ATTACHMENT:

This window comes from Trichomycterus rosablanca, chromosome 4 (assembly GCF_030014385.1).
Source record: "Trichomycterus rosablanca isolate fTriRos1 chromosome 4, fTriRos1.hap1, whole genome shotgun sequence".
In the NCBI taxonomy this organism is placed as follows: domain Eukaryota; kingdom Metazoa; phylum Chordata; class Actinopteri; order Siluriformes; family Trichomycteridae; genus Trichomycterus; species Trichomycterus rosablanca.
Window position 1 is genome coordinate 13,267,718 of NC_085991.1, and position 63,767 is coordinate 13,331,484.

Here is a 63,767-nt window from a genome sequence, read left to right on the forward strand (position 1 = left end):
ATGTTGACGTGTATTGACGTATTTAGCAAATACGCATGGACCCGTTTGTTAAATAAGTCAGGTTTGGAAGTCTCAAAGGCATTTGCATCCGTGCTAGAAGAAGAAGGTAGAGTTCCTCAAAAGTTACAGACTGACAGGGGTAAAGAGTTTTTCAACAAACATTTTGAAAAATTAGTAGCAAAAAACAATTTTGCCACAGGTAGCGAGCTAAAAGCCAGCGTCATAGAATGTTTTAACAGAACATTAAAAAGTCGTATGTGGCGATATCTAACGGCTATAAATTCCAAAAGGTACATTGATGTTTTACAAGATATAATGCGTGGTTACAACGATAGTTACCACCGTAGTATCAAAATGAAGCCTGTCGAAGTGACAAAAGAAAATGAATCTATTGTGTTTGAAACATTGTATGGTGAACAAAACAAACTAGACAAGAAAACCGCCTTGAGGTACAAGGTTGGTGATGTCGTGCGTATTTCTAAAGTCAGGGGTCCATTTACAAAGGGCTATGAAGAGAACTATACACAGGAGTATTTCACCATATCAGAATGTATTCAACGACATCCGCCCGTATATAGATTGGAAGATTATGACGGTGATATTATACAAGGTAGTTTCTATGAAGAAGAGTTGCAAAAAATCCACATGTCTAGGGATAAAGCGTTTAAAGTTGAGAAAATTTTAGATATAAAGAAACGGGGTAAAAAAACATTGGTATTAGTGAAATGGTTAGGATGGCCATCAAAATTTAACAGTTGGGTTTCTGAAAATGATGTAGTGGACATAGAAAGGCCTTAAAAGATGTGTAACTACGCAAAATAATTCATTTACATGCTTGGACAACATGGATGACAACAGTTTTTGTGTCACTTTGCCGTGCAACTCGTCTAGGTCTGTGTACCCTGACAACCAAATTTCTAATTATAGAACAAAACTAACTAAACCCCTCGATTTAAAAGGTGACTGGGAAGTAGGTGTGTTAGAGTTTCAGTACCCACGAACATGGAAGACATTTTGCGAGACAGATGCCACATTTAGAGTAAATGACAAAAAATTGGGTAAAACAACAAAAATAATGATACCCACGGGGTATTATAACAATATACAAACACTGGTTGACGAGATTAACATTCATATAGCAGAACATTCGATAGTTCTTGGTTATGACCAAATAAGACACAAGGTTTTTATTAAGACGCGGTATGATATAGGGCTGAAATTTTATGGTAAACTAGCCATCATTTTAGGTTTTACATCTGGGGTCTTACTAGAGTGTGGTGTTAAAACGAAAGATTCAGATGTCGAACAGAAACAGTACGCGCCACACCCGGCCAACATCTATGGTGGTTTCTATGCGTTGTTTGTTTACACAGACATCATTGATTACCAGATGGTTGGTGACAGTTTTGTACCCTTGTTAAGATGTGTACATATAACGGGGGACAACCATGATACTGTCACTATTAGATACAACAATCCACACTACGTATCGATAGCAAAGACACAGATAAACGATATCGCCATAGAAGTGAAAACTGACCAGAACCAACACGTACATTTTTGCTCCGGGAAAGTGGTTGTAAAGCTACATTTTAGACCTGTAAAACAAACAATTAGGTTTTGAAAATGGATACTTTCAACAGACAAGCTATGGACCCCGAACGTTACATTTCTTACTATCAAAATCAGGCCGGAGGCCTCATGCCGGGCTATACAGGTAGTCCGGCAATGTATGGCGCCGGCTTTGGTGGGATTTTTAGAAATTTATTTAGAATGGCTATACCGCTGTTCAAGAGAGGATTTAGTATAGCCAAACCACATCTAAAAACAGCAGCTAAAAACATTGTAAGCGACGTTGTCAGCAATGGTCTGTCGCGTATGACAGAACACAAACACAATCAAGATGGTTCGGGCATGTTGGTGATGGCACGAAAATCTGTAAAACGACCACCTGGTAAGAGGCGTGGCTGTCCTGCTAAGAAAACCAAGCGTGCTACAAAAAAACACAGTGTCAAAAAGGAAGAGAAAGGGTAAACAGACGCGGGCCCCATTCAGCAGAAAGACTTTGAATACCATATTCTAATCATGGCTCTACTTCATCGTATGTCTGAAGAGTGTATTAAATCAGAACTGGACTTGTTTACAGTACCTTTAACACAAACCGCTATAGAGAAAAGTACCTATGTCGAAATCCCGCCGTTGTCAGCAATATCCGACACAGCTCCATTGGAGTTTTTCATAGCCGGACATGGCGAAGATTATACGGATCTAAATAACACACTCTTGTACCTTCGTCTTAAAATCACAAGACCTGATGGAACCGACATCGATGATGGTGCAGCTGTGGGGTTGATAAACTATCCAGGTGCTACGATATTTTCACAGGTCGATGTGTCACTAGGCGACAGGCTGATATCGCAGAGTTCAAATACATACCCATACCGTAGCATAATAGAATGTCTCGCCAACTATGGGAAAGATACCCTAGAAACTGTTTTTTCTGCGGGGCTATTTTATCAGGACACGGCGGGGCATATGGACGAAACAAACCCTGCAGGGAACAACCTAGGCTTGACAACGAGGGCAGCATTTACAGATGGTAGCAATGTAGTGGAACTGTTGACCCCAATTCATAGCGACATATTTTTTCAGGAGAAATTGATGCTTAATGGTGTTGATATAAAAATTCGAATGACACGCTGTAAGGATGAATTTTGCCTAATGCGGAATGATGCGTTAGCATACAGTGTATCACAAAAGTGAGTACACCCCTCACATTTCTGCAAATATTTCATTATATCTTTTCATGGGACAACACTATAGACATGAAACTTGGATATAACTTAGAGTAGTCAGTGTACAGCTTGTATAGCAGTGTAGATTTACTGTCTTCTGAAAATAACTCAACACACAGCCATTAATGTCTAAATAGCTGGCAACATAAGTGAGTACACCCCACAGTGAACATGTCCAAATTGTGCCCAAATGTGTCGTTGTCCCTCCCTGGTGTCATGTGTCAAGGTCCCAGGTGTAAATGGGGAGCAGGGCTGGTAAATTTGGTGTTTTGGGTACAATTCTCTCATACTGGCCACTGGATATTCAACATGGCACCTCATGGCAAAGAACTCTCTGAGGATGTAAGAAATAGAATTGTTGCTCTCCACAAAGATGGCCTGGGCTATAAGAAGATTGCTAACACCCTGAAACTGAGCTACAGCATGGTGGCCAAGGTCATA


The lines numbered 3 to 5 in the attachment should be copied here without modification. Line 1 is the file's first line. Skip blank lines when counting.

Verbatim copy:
In the NCBI taxonomy this organism is placed as follows: domain Eukaryota; kingdom Metazoa; phylum Chordata; class Actinopteri; order Siluriformes; family Trichomycteridae; genus Trichomycterus; species Trichomycterus rosablanca.
Window position 1 is genome coordinate 13,267,718 of NC_085991.1, and position 63,767 is coordinate 13,331,484.

Here is a 63,767-nt window from a genome sequence, read left to right on the forward strand (position 1 = left end):